• Equities outperformed in 2021
• Stay invested in 2022
• Hold some defensive names with strong core earnings
Equities have outperformed other assets including bonds
Equities in general have outperformed in 2021 and with attractive returns versus other assets. This was even more remarkable in view of concerns throughout the year about inflation, the on-going coronavirus and the latest Omicron variant, supply chain disruptions, as well as technology weakness and sell-down in China due to regulatory changes, especially in the third quarter of 2021. In 3Q21, the MSCI China Index fell 18.4%, while the NYSE FANG+ Index fell 3.7%. By 4Q21, most equities regained some of the 3Q21 losses, but Chinese stocks remained lacklustre due to a wide range of domestic factors. This in turn affected both the Hang Seng Index and the Shanghai Shenzhen CSI 300 in 2H 2021. In comparison, Singapore’s Straits Times Index largely outperformed QoQ and YTD against some of the bigger markets in the region. By mid-December, the STI has added 10.3% – one of the best performing markets in this region.
Omicron new downside?
One of the key areas of market focus heading into 2022 is likely to be on the two years old Covid-19 virus. This pandemic is unlikely to end any time soon and any new variant or new cure will have a significant impact on equities. While the economic and financial impact from the new Omicron variant is still largely unknown at this juncture, there were initial concerns which led to a decline for most equity indices on fears of the resultant impact on global growth. While the situation seems to have stabilised for now, the pace of re-opening is slowing as governments around the world assess the possible effects and measures. Asian equities were vulnerable to renewed Omicron jitters recently, but most indices have since recovered as risk-on sentiment came back into play when initial Omicron fears subsided. This is likely to be the situation going forward into 2022, as the Covid virus evolves, and any uncertain new variants could bring about severe volatility in the market.
Inflation remains a concern
Besides Covid, another issue that will continue to dominate the investment landscape going into 2022 is likely to be on inflation, especially in some of the key economies such as the US and China. We expect the US Federal Reserve to focus on the tighter labour market (with November 2021 unemployment at 4.2%), and taper its quantitative easing faster given rising concerns about inflation. If inflation pressures stay elevated, the Fed may start to increase rates earlier than expected. In China, we are forecasting GDP growth to fall from a high 7.9% in 2021 to 5.5% in 2022.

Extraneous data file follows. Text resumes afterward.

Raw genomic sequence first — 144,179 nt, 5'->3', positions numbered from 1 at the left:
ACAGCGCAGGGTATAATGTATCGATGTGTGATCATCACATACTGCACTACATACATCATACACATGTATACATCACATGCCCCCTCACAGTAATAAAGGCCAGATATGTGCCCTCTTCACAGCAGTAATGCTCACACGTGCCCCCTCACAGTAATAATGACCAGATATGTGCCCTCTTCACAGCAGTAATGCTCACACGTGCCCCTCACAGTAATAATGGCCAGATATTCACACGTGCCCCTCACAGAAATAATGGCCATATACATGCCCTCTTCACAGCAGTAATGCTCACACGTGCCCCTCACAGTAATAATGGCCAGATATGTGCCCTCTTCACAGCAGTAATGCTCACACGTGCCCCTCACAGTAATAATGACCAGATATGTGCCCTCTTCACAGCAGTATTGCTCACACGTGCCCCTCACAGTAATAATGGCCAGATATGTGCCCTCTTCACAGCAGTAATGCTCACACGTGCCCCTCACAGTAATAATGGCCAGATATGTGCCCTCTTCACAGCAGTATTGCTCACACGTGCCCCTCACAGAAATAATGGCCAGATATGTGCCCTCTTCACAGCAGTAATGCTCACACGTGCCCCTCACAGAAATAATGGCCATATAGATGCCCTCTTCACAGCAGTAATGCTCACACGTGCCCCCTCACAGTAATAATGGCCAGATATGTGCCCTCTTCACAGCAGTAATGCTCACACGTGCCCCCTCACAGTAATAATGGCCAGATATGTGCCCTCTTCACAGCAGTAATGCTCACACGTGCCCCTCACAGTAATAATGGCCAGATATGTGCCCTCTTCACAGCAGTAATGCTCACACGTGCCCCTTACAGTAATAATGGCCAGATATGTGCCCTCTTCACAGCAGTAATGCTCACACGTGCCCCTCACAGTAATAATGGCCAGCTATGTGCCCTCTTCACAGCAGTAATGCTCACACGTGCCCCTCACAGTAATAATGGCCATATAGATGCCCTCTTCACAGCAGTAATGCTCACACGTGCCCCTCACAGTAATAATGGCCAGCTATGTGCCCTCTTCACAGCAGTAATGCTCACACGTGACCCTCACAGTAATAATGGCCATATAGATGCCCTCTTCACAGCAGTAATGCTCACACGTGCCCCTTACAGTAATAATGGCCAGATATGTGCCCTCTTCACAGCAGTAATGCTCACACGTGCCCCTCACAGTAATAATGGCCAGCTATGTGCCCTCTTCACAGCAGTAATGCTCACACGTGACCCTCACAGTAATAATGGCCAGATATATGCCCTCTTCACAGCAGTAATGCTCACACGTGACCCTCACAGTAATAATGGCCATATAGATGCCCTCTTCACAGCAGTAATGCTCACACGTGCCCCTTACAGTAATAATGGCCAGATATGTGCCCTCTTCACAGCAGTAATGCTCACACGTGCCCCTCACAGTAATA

Earnings continue to improve…
Optimism about earnings recovery led markets higher in 2021. Earnings rose in the last quarter (3Q 2021), largely supported by improving economic conditions. After the sharp improvement in earnings in 2021, general market expectation is for earnings to remain healthy in 2022, but the growth rate is projected to ease off from the high levels in 2021. Based on the MSCI World Index, earnings are projected to ease off from 14.0% this year to 6.3% next year. In recent months, with tightening supply chain concerns, largely caused by the sharp economic pick-up in 2021, this could also affect earnings if the bottlenecks continue. However, based on recent data, both US and Europe are seeing an improvement in supply chain indicators in November 2021.
Short term volatility to remain
As shared above, we expect near term volatility to continue. This could also mean greater volatility for higher growth companies. In this environment, it is reasonable to put some funds into companies that are more defensive or have stable core earnings. In Singapore, our picks are Ascendas REIT, CapitaLand Integrated Commercial Trust, CapitaLand Investment Ltd, DBS Group Holdings Ltd, Frasers Centrepoint Trust, Frasers Logistics & Comm, Mapletree Industrial Trust, NetLink NBN Trust, Raffles Medical Group, SATS Ltd, Sheng Siong Group, Singapore Telecommunications, ST Engineering, United Overseas Bank, UOL Group, Venture Corp and Wilmar International. (Carmen Lee)